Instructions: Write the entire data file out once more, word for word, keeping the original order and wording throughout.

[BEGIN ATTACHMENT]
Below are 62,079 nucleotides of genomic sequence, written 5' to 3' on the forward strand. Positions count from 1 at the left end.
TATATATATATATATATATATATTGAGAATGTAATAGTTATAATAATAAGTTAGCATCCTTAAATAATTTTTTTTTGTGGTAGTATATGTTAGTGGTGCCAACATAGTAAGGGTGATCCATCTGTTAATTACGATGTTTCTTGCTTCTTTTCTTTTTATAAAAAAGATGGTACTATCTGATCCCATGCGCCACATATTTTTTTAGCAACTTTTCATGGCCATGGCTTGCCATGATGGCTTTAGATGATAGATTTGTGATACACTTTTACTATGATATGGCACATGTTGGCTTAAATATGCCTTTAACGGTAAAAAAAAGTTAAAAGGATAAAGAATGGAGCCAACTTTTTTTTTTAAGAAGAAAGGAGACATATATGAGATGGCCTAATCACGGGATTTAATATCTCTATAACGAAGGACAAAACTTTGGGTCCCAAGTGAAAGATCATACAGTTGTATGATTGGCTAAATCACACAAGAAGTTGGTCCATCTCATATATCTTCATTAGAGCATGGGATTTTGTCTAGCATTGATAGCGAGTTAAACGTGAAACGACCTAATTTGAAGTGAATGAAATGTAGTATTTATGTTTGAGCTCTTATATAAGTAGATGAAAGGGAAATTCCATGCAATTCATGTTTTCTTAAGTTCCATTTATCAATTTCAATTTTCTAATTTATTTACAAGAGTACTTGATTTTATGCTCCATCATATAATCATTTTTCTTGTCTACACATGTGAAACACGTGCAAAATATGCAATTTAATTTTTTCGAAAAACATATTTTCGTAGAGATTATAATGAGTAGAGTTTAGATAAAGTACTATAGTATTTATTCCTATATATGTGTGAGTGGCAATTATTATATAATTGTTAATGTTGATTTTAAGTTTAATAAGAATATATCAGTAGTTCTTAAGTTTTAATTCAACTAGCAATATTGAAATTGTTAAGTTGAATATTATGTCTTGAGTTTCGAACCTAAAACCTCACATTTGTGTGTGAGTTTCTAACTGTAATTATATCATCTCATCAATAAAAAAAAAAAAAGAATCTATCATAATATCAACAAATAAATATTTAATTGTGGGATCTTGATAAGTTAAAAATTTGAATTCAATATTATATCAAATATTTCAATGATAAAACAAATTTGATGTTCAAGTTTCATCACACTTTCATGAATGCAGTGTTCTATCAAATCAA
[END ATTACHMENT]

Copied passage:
Below are 62,079 nucleotides of genomic sequence, written 5' to 3' on the forward strand. Positions count from 1 at the left end.
TATATATATATATATATATATATTGAGAATGTAATAGTTATAATAATAAGTTAGCATCCTTAAATAATTTTTTTTTGTGGTAGTATATGTTAGTGGTGCCAACATAGTAAGGGTGATCCATCTGTTAATTACGATGTTTCTTGCTTCTTTTCTTTTTATAAAAAAGATGGTACTATCTGATCCCATGCGCCACATATTTTTTTAGCAACTTTTCATGGCCATGGCTTGCCATGATGGCTTTAGATGATAGATTTGTGATACACTTTTACTATGATATGGCACATGTTGGCTTAAATATGCCTTTAACGGTAAAAAAAAGTTAAAAGGATAAAGAATGGAGCCAACTTTTTTTTTTAAGAAGAAAGGAGACATATATGAGATGGCCTAATCACGGGATTTAATATCTCTATAACGAAGGACAAAACTTTGGGTCCCAAGTGAAAGATCATACAGTTGTATGATTGGCTAAATCACACAAGAAGTTGGTCCATCTCATATATCTTCATTAGAGCATGGGATTTTGTCTAGCATTGATAGCGAGTTAAACGTGAAACGACCTAATTTGAAGTGAATGAAATGTAGTATTTATGTTTGAGCTCTTATATAAGTAGATGAAAGGGAAATTCCATGCAATTCATGTTTTCTTAAGTTCCATTTATCAATTTCAATTTTCTAATTTATTTACAAGAGTACTTGATTTTATGCTCCATCATATAATCATTTTTCTTGTCTACACATGTGAAACACGTGCAAAATATGCAATTTAATTTTTTCGAAAAACATATTTTCGTAGAGATTATAATGAGTAGAGTTTAGATAAAGTACTATAGTATTTATTCCTATATATGTGTGAGTGGCAATTATTATATAATTGTTAATGTTGATTTTAAGTTTAATAAGAATATATCAGTAGTTCTTAAGTTTTAATTCAACTAGCAATATTGAAATTGTTAAGTTGAATATTATGTCTTGAGTTTCGAACCTAAAACCTCACATTTGTGTGTGAGTTTCTAACTGTAATTATATCATCTCATCAATAAAAAAAAAAAAAGAATCTATCATAATATCAACAAATAAATATTTAATTGTGGGATCTTGATAAGTTAAAAATTTGAATTCAATATTATATCAAATATTTCAATGATAAAACAAATTTGATGTTCAAGTTTCATCACACTTTCATGAATGCAGTGTTCTATCAAATCAA